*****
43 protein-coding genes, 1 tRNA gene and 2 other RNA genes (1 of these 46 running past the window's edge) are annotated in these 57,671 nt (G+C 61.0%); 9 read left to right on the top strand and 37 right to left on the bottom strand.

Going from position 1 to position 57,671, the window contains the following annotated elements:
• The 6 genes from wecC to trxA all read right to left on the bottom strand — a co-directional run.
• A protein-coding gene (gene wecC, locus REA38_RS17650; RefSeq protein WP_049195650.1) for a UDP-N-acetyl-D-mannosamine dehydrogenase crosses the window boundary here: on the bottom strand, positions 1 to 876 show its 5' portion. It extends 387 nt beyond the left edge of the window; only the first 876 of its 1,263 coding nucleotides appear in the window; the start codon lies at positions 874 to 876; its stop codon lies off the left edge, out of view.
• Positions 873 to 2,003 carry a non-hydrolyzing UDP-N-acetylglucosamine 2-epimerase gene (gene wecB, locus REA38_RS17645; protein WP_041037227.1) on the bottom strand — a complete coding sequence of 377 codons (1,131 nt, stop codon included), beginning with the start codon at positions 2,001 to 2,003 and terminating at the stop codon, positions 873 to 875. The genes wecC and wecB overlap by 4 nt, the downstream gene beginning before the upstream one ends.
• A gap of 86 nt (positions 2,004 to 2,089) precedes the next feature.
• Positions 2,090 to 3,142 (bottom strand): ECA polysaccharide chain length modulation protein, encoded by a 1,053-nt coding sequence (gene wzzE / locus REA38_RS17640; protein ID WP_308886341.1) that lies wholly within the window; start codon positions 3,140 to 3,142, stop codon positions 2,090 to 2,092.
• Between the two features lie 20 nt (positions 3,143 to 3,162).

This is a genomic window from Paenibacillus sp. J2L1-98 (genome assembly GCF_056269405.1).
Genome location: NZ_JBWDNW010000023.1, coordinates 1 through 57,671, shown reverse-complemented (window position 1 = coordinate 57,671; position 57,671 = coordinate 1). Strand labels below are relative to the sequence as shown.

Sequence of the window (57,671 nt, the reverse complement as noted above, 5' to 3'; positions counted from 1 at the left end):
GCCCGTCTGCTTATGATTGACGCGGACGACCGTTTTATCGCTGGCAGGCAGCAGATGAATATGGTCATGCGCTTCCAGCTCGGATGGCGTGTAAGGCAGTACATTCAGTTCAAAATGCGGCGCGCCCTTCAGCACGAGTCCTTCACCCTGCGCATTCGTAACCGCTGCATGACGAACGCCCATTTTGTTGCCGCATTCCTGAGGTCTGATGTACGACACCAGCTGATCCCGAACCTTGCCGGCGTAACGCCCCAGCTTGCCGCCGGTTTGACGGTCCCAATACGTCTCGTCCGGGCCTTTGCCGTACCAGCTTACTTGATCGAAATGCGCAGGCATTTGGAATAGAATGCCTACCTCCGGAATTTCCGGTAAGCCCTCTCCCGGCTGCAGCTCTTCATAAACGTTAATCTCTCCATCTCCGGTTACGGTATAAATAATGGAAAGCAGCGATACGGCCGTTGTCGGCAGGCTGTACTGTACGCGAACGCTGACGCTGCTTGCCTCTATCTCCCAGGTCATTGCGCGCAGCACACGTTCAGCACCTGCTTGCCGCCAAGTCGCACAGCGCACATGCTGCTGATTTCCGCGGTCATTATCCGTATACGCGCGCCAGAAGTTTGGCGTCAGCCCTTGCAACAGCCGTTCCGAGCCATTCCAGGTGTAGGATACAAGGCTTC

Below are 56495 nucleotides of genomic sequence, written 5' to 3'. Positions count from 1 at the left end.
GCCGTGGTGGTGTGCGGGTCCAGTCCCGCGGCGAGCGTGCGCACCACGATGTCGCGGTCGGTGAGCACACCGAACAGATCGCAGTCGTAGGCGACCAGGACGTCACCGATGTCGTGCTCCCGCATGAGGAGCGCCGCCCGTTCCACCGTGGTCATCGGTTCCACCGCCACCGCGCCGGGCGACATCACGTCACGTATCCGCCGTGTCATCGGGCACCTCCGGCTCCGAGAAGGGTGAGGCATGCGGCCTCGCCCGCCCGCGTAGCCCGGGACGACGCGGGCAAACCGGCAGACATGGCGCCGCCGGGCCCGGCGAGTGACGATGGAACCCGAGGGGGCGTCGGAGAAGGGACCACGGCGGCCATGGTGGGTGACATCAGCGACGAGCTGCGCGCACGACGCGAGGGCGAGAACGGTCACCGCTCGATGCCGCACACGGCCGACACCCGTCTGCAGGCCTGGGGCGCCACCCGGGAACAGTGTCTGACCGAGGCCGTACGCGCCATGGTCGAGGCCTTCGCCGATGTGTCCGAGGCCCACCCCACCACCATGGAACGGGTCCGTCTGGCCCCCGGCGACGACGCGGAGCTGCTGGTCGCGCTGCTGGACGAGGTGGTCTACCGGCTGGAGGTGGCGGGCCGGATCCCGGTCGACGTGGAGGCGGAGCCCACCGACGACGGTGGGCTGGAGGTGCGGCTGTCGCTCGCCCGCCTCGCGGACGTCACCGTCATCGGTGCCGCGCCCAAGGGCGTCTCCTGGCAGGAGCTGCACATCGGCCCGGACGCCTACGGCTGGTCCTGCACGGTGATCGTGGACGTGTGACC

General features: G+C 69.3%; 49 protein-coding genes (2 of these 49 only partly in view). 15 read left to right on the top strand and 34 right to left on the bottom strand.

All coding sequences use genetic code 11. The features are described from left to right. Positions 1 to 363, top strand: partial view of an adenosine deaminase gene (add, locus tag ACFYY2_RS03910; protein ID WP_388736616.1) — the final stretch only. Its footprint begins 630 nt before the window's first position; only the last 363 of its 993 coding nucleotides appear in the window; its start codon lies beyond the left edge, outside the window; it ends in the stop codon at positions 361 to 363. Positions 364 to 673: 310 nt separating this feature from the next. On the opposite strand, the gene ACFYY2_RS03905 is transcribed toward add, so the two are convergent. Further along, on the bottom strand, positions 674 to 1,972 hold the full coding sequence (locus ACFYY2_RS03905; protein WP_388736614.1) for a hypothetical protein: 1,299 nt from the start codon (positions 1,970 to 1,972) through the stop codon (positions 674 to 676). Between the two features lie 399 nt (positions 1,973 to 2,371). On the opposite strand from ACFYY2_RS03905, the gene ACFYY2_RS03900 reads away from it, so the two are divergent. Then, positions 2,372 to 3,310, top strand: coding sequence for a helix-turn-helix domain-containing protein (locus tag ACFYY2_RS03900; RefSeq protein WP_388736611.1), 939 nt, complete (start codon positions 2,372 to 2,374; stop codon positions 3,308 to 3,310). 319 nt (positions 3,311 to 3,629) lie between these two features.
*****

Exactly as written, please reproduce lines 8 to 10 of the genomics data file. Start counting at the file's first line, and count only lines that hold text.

• Between the two features lie 20 nt (positions 3,143 to 3,162).

This is a genomic window from Paenibacillus sp. J2L1-98 (genome assembly GCF_056269405.1).
Genome location: NZ_JBWDNW010000023.1, coordinates 1 through 57,671, shown reverse-complemented (window position 1 = coordinate 57,671; position 57,671 = coordinate 1). Strand labels below are relative to the sequence as shown.